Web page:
IDA warns of inward investment complacency

Frank Ryan, IDA chairman, Business Minister Heather Humphreys, and Martin Shanahan, IDA Ireland CEO, at the publication of the IDA’s figures for the first half of 2018. Picture: Maxwell

By Geoff Percival

The IDA has warned Ireland will see an erosion of inward foreign direct investment (FDI) flows if it takes its eye off the ball in terms of international competitiveness.

A study by EY earlier this week showed Ireland dropping out of the top 10 most attractive European destinations for FDI, with Finland replacing it.

And, despite publishing strong figures for the first half of this year, the IDA has said Ireland cannot be complacent about its attractiveness to overseas companies looking to invest in the EU.

“Unless Ireland stays competitive, we will not continue to see these investment numbers, it’s as simple as that,” said IDA chief executive Martin Shanahan.

“Ireland cannot be complacent about its competitiveness. The last three years have seen record job creation numbers within the IDA Ireland client portfolio — there are over 210,000 directly employed in FDI companies in 2018. We cannot take this investment for granted and companies will go elsewhere unless we maintain an environment that is conducive to doing business.

“There needs to be a continued relentless focus on competitiveness and IDA Ireland will work with Government to ensure that those areas prioritised by investors are addressed.”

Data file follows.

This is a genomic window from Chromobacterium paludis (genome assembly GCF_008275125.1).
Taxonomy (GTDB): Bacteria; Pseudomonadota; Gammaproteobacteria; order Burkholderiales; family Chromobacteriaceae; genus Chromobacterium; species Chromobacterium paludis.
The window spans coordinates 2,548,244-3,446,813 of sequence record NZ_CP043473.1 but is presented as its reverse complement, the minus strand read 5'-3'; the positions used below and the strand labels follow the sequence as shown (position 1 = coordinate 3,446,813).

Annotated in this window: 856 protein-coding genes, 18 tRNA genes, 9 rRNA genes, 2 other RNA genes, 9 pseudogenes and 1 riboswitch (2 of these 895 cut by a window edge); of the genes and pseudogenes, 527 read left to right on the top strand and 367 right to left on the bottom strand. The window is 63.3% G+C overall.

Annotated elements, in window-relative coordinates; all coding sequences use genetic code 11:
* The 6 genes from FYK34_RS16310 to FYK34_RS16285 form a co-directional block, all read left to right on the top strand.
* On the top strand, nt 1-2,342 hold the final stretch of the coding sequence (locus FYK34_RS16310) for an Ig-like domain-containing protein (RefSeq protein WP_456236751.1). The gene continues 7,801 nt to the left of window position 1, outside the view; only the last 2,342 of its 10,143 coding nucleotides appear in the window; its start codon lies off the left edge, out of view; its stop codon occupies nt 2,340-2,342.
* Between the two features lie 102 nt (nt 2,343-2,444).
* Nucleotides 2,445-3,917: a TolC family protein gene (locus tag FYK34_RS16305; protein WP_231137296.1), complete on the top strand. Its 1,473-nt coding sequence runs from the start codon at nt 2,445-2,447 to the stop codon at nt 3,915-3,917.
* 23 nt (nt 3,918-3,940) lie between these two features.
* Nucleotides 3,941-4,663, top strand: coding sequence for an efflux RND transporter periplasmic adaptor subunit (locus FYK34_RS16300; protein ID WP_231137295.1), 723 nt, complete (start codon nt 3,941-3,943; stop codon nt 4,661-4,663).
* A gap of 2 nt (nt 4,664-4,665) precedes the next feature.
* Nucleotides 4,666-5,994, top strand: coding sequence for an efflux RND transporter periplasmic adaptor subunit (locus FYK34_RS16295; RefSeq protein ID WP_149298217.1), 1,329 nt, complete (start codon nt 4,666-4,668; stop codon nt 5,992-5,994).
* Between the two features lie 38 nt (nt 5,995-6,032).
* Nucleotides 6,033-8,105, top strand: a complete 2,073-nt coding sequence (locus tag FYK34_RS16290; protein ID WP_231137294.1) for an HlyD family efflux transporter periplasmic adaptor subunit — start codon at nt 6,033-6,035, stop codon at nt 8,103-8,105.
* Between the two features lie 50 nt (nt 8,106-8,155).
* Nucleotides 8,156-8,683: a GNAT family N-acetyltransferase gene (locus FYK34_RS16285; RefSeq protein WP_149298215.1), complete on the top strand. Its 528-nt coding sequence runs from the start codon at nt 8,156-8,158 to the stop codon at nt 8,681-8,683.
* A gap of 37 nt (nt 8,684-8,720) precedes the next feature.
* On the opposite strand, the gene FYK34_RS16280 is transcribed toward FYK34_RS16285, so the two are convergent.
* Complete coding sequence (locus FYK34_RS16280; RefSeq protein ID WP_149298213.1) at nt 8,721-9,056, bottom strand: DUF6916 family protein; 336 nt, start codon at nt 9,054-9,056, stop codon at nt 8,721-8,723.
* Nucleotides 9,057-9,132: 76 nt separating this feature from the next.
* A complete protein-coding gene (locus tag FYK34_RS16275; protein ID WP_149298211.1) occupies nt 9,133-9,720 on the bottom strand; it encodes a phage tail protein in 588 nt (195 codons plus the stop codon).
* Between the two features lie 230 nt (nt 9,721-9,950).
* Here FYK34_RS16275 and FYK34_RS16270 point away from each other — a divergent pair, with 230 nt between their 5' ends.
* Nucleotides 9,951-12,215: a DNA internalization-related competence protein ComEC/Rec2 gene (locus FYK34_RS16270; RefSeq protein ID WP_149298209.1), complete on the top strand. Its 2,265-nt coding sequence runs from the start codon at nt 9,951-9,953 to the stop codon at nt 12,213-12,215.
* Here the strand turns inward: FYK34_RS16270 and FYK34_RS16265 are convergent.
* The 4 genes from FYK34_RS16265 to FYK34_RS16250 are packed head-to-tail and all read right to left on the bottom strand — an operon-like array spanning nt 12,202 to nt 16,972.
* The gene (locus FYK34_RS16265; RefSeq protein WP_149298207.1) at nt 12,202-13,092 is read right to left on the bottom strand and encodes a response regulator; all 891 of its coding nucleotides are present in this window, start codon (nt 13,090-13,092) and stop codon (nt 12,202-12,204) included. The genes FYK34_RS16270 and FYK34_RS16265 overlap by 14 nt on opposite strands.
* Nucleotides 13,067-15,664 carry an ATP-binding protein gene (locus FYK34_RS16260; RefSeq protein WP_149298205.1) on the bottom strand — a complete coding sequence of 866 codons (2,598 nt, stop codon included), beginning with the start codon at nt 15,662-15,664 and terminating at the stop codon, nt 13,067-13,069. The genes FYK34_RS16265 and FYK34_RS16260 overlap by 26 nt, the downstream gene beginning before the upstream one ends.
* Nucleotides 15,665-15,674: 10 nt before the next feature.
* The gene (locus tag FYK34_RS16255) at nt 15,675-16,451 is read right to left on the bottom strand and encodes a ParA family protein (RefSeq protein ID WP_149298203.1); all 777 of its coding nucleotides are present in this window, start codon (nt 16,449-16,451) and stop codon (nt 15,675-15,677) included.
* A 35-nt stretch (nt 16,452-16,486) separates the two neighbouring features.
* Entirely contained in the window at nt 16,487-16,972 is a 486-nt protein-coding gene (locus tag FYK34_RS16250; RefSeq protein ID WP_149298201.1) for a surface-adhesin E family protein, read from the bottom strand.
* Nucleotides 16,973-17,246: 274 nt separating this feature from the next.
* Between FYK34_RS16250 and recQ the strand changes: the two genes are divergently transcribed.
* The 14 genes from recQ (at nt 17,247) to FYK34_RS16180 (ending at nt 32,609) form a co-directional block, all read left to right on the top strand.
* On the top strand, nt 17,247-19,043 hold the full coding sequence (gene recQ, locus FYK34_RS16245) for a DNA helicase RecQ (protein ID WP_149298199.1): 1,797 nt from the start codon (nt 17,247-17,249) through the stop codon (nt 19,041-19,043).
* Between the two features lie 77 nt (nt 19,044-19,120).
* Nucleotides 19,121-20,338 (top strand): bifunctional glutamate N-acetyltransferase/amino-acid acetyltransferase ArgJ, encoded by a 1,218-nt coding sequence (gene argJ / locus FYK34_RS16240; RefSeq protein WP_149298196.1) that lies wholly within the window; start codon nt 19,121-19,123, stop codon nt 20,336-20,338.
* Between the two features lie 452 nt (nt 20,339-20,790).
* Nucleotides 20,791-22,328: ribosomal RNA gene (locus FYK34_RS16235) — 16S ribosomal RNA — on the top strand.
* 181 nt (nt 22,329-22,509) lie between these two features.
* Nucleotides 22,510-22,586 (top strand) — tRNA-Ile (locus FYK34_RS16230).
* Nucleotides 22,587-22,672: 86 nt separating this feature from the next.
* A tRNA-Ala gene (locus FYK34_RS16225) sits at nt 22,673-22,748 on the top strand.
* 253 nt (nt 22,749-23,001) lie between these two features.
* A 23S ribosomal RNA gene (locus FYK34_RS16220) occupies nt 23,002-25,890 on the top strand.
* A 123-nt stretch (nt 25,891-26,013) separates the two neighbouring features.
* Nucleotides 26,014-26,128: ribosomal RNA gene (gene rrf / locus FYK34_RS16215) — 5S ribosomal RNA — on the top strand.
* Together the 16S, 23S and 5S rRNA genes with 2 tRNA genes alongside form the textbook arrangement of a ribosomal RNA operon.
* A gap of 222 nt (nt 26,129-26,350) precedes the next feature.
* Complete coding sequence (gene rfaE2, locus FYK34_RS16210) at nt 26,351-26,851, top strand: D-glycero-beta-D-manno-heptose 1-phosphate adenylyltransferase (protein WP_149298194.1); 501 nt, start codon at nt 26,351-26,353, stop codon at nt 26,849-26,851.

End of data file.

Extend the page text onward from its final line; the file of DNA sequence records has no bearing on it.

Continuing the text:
The IDA said Ireland won 139 fresh inward investment projects in the first half of 2018, up from 114 for the same period last year.

Of the 139, 51 were regional investments made outside of Dublin.

Investment was particularly strong in the areas of technology, financial services and pharmaceuticals and the agency said it expects that the investments will lead to the creation of over 11,300 jobs.

Mr Shanahan said that while attracting more regional investment has proved “very challenging”, “steady progress” is being made with 344 investments approved for the regions in the three and a half of the IDA’s current five-year strategy, compared to 346 over the full five years of the previous strategy.

He said the IDA has been expanding its “Brexit- focused conversations” with potential investors, this year, across a number of sectors including pharmaceuticals, medical devices, legal and broadcasting — all of which are looking at their arrangements following the UK’s exit from the EU.

“Brexit forms part of the backdrop to all investment engagements we have with clients these days.

“We estimate that in excess of 40 companies have chosen Ireland as a result of the planned exit by the UK from the EU, with Brexit being a factor in other decisions,” Mr Shanahan said.

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